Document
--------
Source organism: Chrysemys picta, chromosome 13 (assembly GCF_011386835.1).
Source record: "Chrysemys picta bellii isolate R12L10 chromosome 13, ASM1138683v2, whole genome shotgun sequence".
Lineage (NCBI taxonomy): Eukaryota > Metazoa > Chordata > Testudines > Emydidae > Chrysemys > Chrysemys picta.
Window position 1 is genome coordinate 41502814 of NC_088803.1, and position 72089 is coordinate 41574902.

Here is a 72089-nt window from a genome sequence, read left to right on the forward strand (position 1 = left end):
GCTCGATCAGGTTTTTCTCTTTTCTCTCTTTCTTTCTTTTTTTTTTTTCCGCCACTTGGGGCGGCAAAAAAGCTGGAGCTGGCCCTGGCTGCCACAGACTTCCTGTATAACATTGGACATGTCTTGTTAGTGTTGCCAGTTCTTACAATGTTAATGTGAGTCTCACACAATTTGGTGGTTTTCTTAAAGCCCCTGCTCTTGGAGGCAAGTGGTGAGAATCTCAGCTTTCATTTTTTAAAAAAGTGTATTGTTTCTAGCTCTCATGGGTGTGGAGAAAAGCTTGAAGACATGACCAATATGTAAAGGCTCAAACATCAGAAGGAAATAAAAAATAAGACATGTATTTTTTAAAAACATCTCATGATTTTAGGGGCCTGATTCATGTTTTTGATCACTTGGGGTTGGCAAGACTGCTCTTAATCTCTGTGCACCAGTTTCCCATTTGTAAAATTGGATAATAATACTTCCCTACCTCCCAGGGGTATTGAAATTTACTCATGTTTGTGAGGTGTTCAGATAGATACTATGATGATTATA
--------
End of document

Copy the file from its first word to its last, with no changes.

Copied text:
Source organism: Chrysemys picta, chromosome 13 (assembly GCF_011386835.1).
Source record: "Chrysemys picta bellii isolate R12L10 chromosome 13, ASM1138683v2, whole genome shotgun sequence".
Lineage (NCBI taxonomy): Eukaryota > Metazoa > Chordata > Testudines > Emydidae > Chrysemys > Chrysemys picta.
Window position 1 is genome coordinate 41502814 of NC_088803.1, and position 72089 is coordinate 41574902.

Here is a 72089-nt window from a genome sequence, read left to right on the forward strand (position 1 = left end):
GCTCGATCAGGTTTTTCTCTTTTCTCTCTTTCTTTCTTTTTTTTTTTTCCGCCACTTGGGGCGGCAAAAAAGCTGGAGCTGGCCCTGGCTGCCACAGACTTCCTGTATAACATTGGACATGTCTTGTTAGTGTTGCCAGTTCTTACAATGTTAATGTGAGTCTCACACAATTTGGTGGTTTTCTTAAAGCCCCTGCTCTTGGAGGCAAGTGGTGAGAATCTCAGCTTTCATTTTTTAAAAAAGTGTATTGTTTCTAGCTCTCATGGGTGTGGAGAAAAGCTTGAAGACATGACCAATATGTAAAGGCTCAAACATCAGAAGGAAATAAAAAATAAGACATGTATTTTTTAAAAACATCTCATGATTTTAGGGGCCTGATTCATGTTTTTGATCACTTGGGGTTGGCAAGACTGCTCTTAATCTCTGTGCACCAGTTTCCCATTTGTAAAATTGGATAATAATACTTCCCTACCTCCCAGGGGTATTGAAATTTACTCATGTTTGTGAGGTGTTCAGATAGATACTATGATGATTATA